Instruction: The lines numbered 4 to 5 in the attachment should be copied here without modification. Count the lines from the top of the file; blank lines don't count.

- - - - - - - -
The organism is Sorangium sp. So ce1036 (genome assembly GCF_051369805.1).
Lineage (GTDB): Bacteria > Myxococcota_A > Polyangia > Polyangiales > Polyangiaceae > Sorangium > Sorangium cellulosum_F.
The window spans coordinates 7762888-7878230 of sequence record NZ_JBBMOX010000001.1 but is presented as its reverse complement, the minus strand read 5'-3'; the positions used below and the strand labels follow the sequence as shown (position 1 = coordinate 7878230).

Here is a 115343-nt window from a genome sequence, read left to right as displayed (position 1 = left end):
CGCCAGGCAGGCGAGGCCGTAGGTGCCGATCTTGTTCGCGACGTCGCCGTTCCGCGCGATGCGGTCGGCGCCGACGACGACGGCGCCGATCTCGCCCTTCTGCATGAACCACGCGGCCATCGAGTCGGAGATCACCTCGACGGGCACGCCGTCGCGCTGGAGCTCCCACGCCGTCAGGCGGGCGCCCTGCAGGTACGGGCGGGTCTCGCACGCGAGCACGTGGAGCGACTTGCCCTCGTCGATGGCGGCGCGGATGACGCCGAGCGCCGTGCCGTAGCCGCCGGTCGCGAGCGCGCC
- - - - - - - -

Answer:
Here is a 115343-nt window from a genome sequence, read left to right as displayed (position 1 = left end):
CGCCAGGCAGGCGAGGCCGTAGGTGCCGATCTTGTTCGCGACGTCGCCGTTCCGCGCGATGCGGTCGGCGCCGACGACGACGGCGCCGATCTCGCCCTTCTGCATGAACCACGCGGCCATCGAGTCGGAGATCACCTCGACGGGCACGCCGTCGCGCTGGAGCTCCCACGCCGTCAGGCGGGCGCCCTGCAGGTACGGGCGGGTCTCGCACGCGAGCACGTGGAGCGACTTGCCCTCGTCGATGGCGGCGCGGATGACGCCGAGCGCCGTGCCGTAGCCGCCGGTCGCGAGCGCGCC